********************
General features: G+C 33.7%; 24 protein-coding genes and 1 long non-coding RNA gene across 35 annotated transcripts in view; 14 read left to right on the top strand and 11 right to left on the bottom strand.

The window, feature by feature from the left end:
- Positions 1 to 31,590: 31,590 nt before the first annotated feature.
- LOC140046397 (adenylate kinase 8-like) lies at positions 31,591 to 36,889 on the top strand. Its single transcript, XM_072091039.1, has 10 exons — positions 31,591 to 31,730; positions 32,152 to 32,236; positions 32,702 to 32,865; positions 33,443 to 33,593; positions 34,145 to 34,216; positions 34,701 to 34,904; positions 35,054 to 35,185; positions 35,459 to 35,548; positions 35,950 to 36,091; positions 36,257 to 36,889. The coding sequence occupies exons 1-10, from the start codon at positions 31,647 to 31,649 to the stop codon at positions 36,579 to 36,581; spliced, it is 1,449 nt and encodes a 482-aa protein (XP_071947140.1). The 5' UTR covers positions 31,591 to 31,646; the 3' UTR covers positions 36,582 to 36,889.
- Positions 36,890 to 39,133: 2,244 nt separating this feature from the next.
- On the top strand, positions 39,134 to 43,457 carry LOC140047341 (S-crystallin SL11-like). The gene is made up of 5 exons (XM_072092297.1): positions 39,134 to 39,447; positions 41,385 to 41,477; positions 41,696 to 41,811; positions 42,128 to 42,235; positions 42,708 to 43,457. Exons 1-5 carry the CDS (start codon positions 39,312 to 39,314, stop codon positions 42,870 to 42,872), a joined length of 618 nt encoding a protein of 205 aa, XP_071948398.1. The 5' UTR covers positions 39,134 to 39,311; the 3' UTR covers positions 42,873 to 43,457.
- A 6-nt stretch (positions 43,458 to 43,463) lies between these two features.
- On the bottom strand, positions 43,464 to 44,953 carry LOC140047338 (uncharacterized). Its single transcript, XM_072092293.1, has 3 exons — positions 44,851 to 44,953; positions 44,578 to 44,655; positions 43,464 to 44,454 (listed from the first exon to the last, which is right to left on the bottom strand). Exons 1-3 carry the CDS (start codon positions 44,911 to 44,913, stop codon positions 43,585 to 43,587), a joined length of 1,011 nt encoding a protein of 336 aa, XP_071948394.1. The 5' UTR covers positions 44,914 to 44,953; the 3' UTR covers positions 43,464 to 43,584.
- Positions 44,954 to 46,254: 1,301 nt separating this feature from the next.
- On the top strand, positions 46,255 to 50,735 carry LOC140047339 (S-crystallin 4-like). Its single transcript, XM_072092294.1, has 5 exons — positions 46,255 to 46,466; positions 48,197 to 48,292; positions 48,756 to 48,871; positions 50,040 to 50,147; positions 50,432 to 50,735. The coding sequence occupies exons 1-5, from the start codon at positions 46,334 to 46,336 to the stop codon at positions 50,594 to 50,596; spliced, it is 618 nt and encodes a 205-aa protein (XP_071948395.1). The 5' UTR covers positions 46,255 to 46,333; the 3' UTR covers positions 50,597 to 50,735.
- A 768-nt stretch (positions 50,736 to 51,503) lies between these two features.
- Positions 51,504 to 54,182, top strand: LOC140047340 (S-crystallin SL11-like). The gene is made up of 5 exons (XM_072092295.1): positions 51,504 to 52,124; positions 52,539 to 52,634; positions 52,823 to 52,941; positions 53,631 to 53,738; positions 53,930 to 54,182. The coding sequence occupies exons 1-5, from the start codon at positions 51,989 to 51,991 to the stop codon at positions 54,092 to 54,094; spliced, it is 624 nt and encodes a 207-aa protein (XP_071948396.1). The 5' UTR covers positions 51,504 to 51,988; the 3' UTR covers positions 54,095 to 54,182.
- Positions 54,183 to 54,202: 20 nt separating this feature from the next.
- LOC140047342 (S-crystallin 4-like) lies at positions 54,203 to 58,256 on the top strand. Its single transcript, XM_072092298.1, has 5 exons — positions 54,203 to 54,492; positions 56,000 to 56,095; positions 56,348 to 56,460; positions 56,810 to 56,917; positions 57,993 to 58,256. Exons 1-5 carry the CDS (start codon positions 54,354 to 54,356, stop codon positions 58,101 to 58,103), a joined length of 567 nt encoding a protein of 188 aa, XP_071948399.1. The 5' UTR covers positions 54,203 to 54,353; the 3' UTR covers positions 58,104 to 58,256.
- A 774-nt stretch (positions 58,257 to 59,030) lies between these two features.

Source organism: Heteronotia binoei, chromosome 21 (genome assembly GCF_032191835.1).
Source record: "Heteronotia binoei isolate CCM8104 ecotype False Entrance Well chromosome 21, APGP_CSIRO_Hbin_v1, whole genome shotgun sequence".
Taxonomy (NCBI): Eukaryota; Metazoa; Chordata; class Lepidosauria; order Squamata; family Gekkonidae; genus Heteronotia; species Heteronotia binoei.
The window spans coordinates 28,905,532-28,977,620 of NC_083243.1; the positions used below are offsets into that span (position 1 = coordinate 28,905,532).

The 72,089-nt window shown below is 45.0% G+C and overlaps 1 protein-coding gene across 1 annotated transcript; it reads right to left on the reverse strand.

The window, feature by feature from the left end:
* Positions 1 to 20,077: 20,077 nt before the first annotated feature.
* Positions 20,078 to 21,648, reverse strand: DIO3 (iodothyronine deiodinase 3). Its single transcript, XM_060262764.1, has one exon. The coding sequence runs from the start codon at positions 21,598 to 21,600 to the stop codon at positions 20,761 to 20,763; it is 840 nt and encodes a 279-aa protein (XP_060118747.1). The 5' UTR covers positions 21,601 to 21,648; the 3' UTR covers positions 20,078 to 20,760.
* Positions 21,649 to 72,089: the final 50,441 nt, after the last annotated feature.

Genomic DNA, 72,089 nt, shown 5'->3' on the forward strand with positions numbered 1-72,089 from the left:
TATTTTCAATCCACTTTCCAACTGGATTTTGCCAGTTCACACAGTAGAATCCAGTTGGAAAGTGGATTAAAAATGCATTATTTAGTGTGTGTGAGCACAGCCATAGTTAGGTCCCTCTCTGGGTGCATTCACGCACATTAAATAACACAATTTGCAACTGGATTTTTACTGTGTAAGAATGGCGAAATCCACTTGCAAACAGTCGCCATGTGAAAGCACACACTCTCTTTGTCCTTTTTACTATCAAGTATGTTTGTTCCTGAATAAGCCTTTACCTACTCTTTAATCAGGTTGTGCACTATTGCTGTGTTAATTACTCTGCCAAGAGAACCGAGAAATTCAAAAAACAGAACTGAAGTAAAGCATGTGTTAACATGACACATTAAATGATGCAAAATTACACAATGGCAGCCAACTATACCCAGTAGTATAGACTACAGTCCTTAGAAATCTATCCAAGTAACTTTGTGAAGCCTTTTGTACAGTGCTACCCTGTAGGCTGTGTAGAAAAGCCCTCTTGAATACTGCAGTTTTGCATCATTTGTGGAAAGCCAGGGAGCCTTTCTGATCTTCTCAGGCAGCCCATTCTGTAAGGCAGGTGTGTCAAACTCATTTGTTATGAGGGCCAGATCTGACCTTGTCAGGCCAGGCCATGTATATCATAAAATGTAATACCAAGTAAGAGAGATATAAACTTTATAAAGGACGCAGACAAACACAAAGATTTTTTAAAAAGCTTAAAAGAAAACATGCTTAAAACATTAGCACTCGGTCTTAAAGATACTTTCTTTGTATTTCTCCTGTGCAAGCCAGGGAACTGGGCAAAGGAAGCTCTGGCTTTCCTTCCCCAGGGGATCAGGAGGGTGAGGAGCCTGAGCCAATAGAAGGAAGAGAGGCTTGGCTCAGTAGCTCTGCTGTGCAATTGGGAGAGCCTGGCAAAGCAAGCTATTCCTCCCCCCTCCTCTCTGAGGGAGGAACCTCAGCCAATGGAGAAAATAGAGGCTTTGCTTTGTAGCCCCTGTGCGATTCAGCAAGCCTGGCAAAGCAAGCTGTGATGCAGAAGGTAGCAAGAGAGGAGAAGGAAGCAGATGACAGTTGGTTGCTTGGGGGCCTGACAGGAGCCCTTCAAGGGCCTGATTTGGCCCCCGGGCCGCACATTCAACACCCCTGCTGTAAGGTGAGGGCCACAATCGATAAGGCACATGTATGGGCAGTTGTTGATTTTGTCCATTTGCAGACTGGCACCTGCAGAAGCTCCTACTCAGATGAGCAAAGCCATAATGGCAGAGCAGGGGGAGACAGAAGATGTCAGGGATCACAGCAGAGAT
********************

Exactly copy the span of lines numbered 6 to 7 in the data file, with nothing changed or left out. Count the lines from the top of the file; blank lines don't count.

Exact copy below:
- On the top strand, positions 39,134 to 43,457 carry LOC140047341 (S-crystallin SL11-like). The gene is made up of 5 exons (XM_072092297.1): positions 39,134 to 39,447; positions 41,385 to 41,477; positions 41,696 to 41,811; positions 42,128 to 42,235; positions 42,708 to 43,457. Exons 1-5 carry the CDS (start codon positions 39,312 to 39,314, stop codon positions 42,870 to 42,872), a joined length of 618 nt encoding a protein of 205 aa, XP_071948398.1. The 5' UTR covers positions 39,134 to 39,311; the 3' UTR covers positions 42,873 to 43,457.
- A 6-nt stretch (positions 43,458 to 43,463) lies between these two features.